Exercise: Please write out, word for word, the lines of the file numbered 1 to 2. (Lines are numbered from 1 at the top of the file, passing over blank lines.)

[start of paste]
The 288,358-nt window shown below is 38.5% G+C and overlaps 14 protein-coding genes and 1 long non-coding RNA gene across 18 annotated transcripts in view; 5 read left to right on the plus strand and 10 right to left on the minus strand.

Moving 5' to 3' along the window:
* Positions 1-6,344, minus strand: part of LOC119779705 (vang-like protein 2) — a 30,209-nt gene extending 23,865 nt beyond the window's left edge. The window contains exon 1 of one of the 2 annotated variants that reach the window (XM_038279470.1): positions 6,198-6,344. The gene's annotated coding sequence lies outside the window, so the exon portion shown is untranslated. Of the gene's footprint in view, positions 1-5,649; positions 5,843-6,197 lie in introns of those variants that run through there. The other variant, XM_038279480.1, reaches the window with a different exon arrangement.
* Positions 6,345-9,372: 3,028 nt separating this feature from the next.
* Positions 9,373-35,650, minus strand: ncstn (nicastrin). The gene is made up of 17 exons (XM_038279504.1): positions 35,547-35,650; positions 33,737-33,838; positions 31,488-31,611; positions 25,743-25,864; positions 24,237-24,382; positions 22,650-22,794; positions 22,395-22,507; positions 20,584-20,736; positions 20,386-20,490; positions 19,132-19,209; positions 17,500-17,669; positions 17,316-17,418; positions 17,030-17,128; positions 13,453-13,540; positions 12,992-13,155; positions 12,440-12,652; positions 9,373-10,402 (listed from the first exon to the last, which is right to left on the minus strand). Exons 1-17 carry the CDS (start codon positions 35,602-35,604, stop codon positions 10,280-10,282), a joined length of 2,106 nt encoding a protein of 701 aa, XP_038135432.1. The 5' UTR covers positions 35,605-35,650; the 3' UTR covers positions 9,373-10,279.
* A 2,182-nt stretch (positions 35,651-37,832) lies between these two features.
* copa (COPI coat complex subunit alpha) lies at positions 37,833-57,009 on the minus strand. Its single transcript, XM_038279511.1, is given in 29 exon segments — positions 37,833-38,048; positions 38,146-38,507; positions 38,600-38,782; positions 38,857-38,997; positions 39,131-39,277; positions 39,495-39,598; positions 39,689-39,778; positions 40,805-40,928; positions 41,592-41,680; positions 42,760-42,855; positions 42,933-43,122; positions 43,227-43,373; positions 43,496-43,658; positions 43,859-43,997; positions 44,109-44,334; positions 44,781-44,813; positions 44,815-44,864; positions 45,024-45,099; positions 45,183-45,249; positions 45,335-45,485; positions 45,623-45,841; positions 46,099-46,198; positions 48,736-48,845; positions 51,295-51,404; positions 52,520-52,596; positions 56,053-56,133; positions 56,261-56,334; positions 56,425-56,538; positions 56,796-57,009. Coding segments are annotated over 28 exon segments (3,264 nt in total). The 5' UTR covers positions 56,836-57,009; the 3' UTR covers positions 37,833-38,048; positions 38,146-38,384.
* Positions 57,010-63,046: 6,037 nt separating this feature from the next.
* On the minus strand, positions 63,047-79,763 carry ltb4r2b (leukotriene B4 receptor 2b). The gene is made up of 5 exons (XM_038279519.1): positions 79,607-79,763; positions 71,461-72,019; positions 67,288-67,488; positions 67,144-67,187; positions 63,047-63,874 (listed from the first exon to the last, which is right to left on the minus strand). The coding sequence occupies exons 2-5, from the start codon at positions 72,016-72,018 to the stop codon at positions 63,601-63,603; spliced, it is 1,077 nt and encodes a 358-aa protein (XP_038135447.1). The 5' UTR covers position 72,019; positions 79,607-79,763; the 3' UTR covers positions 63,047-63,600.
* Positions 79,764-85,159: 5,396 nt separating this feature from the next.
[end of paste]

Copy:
The 288,358-nt window shown below is 38.5% G+C and overlaps 14 protein-coding genes and 1 long non-coding RNA gene across 18 annotated transcripts in view; 5 read left to right on the plus strand and 10 right to left on the minus strand.

Moving 5' to 3' along the window: